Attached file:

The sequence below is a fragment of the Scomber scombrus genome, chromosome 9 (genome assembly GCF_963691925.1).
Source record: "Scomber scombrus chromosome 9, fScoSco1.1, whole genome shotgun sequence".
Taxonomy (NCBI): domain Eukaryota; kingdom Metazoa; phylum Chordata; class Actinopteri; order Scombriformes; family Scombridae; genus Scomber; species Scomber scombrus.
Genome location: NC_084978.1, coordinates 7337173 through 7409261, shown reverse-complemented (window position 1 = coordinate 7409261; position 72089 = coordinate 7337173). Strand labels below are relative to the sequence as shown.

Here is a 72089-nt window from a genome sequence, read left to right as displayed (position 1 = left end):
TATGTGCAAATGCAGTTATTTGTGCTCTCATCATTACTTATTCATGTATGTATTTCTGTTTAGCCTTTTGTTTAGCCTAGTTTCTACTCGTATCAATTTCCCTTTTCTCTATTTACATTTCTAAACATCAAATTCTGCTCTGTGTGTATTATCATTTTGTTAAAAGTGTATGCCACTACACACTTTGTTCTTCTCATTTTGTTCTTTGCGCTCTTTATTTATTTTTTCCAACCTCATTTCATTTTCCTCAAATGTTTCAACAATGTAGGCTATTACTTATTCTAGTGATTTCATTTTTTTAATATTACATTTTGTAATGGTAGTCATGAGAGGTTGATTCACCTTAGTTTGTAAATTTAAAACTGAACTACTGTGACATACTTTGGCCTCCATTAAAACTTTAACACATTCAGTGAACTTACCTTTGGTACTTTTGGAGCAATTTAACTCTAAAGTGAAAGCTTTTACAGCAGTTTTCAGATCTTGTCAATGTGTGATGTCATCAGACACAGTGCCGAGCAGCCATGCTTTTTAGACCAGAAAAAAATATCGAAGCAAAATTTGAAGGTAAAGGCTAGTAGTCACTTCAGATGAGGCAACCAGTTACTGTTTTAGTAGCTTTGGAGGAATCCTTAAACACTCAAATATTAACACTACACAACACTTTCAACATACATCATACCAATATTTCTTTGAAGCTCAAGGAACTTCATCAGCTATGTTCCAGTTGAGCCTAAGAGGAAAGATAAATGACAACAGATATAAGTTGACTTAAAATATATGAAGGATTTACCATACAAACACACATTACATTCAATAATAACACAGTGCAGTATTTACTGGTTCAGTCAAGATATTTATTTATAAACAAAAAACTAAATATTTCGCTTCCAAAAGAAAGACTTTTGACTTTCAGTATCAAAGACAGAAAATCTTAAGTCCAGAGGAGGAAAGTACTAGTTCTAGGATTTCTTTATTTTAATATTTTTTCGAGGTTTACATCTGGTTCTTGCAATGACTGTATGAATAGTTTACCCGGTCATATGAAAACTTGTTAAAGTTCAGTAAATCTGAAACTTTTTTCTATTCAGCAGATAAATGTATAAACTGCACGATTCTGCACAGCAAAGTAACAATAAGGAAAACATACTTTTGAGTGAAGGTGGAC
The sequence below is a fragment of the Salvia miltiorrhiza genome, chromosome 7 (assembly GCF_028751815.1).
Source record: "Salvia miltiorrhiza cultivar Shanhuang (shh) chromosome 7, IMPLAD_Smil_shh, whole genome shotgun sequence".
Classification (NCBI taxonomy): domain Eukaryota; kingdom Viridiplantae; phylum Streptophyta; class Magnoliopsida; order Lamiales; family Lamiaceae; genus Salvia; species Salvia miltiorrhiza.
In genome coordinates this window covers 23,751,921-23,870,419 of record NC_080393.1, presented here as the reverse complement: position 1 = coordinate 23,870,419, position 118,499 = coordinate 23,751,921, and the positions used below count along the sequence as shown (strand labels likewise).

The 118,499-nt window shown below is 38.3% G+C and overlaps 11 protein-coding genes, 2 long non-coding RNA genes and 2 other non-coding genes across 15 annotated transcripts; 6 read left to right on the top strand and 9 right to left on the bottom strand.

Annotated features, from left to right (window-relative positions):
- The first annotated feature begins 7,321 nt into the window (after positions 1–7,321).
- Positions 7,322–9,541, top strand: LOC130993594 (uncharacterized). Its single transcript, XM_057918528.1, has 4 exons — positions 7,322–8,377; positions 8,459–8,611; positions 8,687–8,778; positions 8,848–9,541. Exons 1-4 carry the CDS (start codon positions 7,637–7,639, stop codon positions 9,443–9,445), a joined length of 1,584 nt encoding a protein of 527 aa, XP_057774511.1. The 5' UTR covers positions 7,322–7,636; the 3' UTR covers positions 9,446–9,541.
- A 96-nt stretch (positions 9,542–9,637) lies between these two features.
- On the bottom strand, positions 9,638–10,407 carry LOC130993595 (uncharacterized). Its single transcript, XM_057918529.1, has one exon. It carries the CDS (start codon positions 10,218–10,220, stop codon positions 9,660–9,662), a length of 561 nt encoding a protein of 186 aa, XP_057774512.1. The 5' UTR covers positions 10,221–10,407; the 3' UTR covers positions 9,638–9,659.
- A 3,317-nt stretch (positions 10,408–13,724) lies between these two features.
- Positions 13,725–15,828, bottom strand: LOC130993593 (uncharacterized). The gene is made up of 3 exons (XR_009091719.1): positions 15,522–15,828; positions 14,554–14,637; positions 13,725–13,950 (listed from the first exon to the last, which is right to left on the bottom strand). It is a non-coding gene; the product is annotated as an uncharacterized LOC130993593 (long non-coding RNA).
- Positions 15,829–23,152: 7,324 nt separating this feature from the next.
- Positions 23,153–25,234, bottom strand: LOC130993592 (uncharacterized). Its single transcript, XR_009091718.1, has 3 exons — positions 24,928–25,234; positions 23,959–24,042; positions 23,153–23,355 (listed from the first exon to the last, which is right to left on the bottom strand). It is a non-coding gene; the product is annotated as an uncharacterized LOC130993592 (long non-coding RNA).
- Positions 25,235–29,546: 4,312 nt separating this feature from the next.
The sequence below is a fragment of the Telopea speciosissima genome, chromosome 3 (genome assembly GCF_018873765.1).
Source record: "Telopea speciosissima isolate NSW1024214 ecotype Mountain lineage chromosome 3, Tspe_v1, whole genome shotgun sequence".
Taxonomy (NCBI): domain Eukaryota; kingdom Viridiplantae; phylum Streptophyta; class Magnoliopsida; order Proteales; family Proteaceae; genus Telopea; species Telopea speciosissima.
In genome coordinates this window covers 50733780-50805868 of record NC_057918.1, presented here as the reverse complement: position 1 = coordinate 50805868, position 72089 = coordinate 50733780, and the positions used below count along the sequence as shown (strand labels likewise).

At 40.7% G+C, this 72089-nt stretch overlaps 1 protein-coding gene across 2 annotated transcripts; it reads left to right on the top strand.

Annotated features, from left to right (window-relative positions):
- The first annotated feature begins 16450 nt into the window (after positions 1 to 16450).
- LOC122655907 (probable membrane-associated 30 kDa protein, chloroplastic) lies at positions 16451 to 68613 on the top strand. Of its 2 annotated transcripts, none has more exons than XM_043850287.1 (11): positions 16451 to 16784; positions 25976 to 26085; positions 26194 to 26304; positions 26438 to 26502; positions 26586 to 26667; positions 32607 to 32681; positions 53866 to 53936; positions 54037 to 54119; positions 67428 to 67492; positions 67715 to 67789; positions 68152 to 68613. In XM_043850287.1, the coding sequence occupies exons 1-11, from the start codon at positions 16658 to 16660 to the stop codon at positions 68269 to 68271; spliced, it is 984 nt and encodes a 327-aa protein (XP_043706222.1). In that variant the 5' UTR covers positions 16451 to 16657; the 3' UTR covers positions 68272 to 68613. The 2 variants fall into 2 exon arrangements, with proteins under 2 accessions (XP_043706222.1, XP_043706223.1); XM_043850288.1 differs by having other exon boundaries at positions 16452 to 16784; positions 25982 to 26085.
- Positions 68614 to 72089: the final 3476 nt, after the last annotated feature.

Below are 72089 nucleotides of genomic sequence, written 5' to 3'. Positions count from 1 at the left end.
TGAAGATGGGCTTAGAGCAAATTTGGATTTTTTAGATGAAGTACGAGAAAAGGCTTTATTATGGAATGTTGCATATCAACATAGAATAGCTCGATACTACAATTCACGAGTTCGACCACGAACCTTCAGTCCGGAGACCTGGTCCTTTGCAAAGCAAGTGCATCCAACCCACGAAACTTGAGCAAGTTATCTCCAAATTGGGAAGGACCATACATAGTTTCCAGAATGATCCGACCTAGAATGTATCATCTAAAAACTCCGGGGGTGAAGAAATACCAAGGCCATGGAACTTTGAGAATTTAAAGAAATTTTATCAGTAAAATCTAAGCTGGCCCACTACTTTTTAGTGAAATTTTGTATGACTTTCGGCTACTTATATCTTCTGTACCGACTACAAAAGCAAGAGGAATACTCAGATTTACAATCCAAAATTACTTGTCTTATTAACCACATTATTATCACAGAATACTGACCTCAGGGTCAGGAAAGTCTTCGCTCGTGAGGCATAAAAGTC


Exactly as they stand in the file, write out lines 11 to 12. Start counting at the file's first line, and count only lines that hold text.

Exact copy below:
The 118,499-nt window shown below is 38.3% G+C and overlaps 11 protein-coding genes, 2 long non-coding RNA genes and 2 other non-coding genes across 15 annotated transcripts; 6 read left to right on the top strand and 9 right to left on the bottom strand.

Annotated features, from left to right (window-relative positions):